Most of the time, tenants pay the rent on time and keep your property in a reasonable state.
But what if the rent fails to arrive, or your tenant starts causing problems with the neighbours? What if they cause damage, or allow the property to become unreasonably dirty?
Getting stuck with a nuisance tenant can leave you in a difficult position. This guide explains how to handle the situation – whether you are dealing with non-payment of rent, unacceptable behaviour, or simply need to regain possession of your property for personal reasons.
Non-payment of rent
Non-payment of rent is one of the most common problems faced by landlords.
Making a formal, written demand after a few days have passed is a sensible first step.
In many cases, a quick call to the late-paying tenant is all that is needed. But if your tenant ignores your calls, or fails to pay despite promising to do so, it’s time to take a different course of action.
You should ask for any outstanding amount to be paid straight away, at the same time reminding your tenant to pay the rent on time from now on.
If that fails, you can send further letters after, say, 14 and 21 days telling the tenant that you’ll take legal action if the rent isn’t forthcoming.
In cases where the tenant has a guarantor, it’s also worth chasing the rent up this way at this time.
Then, once the next month’s rent is due, making the tenant two months in arrears, you can take action to evict him or her and claim possession of your property under the Housing Act 1988 (see below for how to do this).
Remember - landlord insurance can prove a lifeline should you end up with a tenant who does not pay the rent. A standard policy will cover rent arrears for up to five months.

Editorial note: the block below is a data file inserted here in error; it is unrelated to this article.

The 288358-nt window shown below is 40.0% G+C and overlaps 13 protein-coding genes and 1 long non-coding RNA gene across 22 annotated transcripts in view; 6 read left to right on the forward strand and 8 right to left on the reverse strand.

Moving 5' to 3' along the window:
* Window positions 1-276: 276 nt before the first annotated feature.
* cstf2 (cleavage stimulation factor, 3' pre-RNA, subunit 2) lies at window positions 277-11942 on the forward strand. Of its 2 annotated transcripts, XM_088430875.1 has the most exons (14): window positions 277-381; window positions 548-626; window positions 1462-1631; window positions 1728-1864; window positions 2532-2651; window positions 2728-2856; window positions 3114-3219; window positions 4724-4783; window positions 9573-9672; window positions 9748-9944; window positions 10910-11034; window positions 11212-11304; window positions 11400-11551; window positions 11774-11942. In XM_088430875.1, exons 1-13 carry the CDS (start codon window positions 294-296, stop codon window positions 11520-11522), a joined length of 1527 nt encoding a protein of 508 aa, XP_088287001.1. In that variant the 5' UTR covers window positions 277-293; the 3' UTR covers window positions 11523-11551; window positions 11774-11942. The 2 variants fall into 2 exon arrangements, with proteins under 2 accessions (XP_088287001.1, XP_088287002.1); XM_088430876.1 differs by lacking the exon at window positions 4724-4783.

As a landlord, you may also have to deal with a tenant who behaves anti-socially or causes damage to your property.
According to the Residential Landlords Association, landlords are not generally responsible for private nuisances such as noise caused by their tenants – unless, at the time of the letting, the nuisance was inevitable or almost certain to occur.
In certain circumstances, however, you could be liable if you fail to take action to resolve the problem.
For any damage identified when tenants move out, meanwhile, you are entitled to deduct the amount required to rectify it from the deposit paid at the start of the tenancy.
If it is more than this amount, you may have to take legal action against the tenant to claim the necessary compensation.
For damage reported by the tenant during the rental period, the best solution is to come to an agreement about how any resulting costs will be paid.
Assured Shorthold Tenancy agreements should outline the obligations of both parties in such circumstances.
If you are worried about a prospective tenant, some insurers will carry out a full rental history check for a small charge.
Evicting a tenant
Need to get rid of a nuisance tenant? You can issue him or her with a notice under either Section 8 or Section 21 of the Housing Act 1988.
Section 8 notices can be served during an Assured Shorthold Tenancy lasting say six or 12 months.
Qualifying grounds for a notice of this kind include non-payment of rent, and breaking the terms of the tenancy, for example by illegally subletting the property.
In the case of rent arrears, at least two months’ rent must be outstanding for a notice to be served.
Section 21 notices can be used to regain possession of a property at the end of an Assured Shorthold Tenancy or during a periodic tenancy.
No reason needs to be given, which is why landlords wishing to sell the property often resort to notices of this kind when tenants refuse to cooperate.
However, Section 21 notices can only be served to coincide with the end of the rental period (or the “break clause”), and the tenant must be given at least two months to move out.
If a tenant ignores either a Section 8 or Section 21 notice, you will then need to obtain a court order to evict him or her.
Landlord insurance often covers at least some of the costs incurred evicting a problem tenant.